• In different approaches ginsenosides were extracted from Korean ginseng roots by ammonia and for comparison with methanol-water and water. The extracts have been analyzed qualitatively and quantitatively to evaluate yield and selectivity of extractions of ginsenosides. Water supplied the lowest yield. The yields of extracts with liquid ammonia were higher than those with methanol-water. However, this is partly due to the conversion of malonyl ginsenoside to normal ginsenosides by ammonia. It was proved by HPLC that malonyl-ginsenosides $m-Rb_1,\;m-Rb_2,$ m-Rc and m-Rd were converted to the corresponding neutral ginsenosides. Furthermore, ginsenosides from ginseng roots were extracted by alkaline methanol-water $(60\%)$ solutions. Alternatively, the extracts of the methanol-water $(60\%)$ extraction were treated with sodium hydroxide solution. Both methods also convert the malonyl-ginsenosides to neutral ginsenosides.

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An optimized microwave-assisted extraction method for increasing yields of rare ginsenosides from Panax quinquefolius L.

  • Yao, Hua;Li, Xuwen;Liu, Ying;Wu, Qian;Jin, Yongri
    • Journal of Ginseng Research
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    • v.40 no.4
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    • pp.415-422
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    • 2016
  • Background: Rare ginsenosides in Panax quinquefolius L. have strong bioactivities. The fact that it is hard to obtain large amounts of rare ginsenosides seriously restricts further research on these compounds. An easy, fast, and efficient method to obtain different kinds of rare ginsenosides simultaneously and to quantify each one precisely is urgently needed. Methods: Microwave-assisted extraction (MAE) was used to extract nine kinds of rare ginsenosides from P. quinquefolius L. In this article, rare ginsenosides [20(S)-Rh1, 20(R)-Rh1, Rg6, F4, Rk3, 20(S)-Rg3, 20(R)-Rg3, Rk1, and Rg5] were identified by high performance liquid chromatography (HPLC)-electrospray ionization-mass spectrometry. The quantity information of rare ginsenosides was analyzed by HPLC-UV at 203 nm. Results: The optimal conditions for MAE were using water as solvent with the material ratio of 1:40 (w/v) at a temperature of $145^{\circ}C$, and extracting for 15 min under microwave power of 1,600 W. Seven kinds of rare ginsenosides [20(S)-Rh1, 20(R)-Rh1, Rg6, F4, Rk3, Rk1, and Rg5] had high extraction yields, but those of 20(S)-Rg3 and 20(R)-Rg3 were lower. Compared with the conventional method, the extraction yields of the nine rare ginsenosides were significantly increased. Conclusion: The results indicate that rare ginsenosides can be extracted effectively by MAE from P. quinquefolius L. in a short time. Microwave radiation plays an important role in MAE. The probable generation process of rare ginsenosides is also discussed in the article. It will be meaningful for further investigation or application of rare ginsenosides.

Microbial conversion of major ginsenosides in ginseng total saponins by Platycodon grandiflorum endophytes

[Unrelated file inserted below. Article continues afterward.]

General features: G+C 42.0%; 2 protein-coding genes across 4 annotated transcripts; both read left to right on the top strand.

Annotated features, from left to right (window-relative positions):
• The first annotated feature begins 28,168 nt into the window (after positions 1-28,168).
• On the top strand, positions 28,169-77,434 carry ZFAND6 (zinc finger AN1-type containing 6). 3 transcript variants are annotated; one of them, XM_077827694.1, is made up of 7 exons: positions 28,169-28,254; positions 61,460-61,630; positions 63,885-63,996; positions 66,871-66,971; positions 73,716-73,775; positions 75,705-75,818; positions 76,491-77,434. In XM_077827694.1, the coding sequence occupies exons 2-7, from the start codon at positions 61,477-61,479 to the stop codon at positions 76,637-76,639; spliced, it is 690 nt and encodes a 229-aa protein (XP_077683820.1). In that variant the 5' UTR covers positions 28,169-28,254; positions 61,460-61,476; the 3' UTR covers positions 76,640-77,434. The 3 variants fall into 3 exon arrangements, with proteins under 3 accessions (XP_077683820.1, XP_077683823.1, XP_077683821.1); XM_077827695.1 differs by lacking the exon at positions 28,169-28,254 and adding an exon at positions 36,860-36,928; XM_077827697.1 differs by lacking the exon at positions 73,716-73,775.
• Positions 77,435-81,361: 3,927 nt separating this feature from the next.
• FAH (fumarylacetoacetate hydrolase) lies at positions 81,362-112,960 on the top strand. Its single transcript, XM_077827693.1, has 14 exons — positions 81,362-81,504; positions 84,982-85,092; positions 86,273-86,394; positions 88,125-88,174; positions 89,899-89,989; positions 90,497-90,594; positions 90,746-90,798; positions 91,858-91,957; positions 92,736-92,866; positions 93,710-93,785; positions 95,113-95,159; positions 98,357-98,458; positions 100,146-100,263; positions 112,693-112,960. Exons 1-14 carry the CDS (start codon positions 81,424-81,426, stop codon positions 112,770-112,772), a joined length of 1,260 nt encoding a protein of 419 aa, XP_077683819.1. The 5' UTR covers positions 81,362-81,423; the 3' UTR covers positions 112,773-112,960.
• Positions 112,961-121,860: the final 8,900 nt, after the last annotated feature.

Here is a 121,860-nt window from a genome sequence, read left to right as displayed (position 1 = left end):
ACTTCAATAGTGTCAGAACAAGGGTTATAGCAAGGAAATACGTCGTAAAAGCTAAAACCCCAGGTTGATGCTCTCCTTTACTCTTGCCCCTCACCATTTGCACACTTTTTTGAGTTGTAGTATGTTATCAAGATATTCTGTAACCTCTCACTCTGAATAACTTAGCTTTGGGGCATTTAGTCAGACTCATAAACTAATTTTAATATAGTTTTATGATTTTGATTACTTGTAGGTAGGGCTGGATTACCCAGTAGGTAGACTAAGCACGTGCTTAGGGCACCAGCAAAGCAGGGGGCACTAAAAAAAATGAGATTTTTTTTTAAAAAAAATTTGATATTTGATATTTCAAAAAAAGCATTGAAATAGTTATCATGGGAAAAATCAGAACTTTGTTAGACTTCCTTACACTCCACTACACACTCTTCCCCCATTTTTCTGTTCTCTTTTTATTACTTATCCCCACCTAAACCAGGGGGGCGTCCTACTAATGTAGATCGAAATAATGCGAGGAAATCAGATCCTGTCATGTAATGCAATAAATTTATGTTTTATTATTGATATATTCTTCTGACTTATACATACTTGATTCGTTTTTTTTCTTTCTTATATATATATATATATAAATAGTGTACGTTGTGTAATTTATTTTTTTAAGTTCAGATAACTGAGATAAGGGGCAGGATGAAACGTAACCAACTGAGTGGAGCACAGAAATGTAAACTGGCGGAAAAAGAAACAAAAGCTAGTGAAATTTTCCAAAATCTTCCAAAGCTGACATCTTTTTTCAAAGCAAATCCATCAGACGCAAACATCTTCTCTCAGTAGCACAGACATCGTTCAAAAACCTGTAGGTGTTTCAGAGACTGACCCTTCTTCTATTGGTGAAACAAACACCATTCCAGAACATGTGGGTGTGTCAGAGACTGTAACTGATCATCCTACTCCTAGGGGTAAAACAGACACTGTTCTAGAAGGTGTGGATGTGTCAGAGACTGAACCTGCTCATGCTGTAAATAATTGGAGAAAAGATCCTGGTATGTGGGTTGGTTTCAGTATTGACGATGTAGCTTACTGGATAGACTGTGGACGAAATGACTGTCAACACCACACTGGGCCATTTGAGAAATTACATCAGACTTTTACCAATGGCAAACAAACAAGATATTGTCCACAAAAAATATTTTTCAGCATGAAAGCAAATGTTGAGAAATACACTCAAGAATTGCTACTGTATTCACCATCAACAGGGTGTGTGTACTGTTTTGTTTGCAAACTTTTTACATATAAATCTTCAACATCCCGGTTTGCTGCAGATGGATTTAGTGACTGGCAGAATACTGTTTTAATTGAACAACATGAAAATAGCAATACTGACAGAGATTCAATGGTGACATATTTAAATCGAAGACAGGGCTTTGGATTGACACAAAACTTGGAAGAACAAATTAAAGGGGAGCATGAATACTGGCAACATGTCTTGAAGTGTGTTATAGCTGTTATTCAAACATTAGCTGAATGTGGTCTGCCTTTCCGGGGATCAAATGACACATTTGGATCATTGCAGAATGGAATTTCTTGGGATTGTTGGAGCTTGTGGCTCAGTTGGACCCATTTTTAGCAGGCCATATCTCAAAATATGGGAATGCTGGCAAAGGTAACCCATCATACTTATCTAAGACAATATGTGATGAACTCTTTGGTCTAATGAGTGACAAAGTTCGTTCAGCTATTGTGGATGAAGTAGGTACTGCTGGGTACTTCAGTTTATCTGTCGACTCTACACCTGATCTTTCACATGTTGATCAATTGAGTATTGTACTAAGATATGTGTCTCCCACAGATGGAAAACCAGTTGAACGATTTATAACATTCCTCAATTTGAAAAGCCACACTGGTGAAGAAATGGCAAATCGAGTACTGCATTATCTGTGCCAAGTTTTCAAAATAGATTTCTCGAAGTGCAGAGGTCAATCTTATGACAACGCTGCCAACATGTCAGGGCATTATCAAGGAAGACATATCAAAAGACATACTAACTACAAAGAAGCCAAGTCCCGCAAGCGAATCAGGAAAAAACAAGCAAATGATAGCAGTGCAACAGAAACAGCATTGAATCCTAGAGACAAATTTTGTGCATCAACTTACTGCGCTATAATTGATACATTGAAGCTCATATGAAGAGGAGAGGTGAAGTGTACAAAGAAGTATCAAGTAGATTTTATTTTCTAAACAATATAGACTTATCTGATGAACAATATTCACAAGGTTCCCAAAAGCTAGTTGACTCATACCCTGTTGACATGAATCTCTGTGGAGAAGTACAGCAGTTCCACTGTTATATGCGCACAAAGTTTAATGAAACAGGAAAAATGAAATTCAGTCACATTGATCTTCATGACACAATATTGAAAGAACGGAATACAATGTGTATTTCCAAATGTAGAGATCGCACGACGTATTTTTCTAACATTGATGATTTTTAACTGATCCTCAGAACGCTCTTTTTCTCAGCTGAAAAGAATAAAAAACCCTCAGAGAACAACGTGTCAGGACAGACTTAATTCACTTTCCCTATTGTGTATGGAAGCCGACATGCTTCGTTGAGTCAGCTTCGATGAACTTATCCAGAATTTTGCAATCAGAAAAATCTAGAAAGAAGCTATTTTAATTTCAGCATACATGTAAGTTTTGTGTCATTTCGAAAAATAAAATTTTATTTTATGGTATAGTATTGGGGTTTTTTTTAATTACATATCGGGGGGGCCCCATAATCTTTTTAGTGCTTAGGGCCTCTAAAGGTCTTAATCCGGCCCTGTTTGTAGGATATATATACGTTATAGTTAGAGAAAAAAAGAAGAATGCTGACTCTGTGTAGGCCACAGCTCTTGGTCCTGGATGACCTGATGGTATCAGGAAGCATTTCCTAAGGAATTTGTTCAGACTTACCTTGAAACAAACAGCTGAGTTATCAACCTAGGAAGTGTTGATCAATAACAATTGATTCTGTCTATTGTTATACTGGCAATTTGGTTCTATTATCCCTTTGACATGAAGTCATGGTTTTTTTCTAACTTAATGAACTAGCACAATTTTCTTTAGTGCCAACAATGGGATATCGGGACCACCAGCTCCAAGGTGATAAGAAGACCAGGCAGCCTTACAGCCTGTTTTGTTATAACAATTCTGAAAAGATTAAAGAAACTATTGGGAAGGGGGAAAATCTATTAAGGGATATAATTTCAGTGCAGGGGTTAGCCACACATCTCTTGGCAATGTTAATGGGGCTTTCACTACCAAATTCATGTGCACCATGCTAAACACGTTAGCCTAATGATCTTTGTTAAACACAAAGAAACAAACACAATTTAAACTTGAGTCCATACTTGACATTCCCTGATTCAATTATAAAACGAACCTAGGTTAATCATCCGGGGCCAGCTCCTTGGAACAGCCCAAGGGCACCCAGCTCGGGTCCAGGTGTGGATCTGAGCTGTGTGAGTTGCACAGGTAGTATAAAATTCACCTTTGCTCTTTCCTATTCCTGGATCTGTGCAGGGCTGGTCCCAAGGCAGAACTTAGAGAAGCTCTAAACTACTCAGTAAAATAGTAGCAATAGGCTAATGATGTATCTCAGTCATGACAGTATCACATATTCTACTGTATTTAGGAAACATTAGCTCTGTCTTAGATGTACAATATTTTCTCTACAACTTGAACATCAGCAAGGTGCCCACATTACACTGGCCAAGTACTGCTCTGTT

• Cui, Lei;Wu, Song-quan;Zhao, Cheng-ai;Yin, Cheng-ri
    • Journal of Ginseng Research
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    • v.40 no.4
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    • pp.366-374
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    • 2016
  • Background: In this study, we screened and identified an endophyte JG09 having strong biocatalytic activity for ginsenosides from Platycodon grandiflorum, converted ginseng total saponins and ginsenoside monomers, determined the source of minor ginsenosides and the transformation pathways, and calculated the maximum production of minor ginsenosides for the conversion of ginsenoside Rb1 to assess the transformation activity of endophyte JG09. Methods: The transformation of ginseng total saponins and ginsenoside monomers Rb1, Rb2, Rc, Rd, Rg1 into minor ginsenosides F2, C-K and Rh1 using endophyte JG09 isolated by an organizational separation method and Esculin-R2A agar assay, as well as the identification of transformed products via TLC and HPLC, were evaluated. Endophyte JG09 was identified through DNA sequencing and phylogenetic analysis. Results: A total of 32 ${\beta}$-glucosidase-producing endophytes were screened out among the isolated 69 endophytes from P. grandiflorum. An endophyte bacteria JG09 identified as Luteibacter sp. effectively converted protopanaxadiol-type ginsenosides Rb1, Rb2, Rc, Rd into minor ginsenosides F2 and C-K, and converted protopanaxatriol-type ginsenoside Rg1 into minor ginsenoside Rh1. The transformation pathways of major ginsenosides by endophyte JG09 were as follows: $Rb1{\rightarrow}Rd{\rightarrow}F2{\rightarrow}C-K$; $Rb2{\rightarrow}C-O{\rightarrow}C-Y{\rightarrow}C-K$; $Rc{\rightarrow}C-Mc1{\rightarrow}C-Mc{\rightarrow}C-K$; $Rg1{\rightarrow}Rh1$. The maximum production rate of ginsenosides F2 and C-K reached 94.53% and 66.34%, respectively. Conclusion: This is the first report about conversion of major ginsenosides into minor ginsenosides by fermentation with P. grandiflorum endophytes. The results of the study indicate endophyte JG09 would be a potential microbial source for obtaining minor ginsenosides.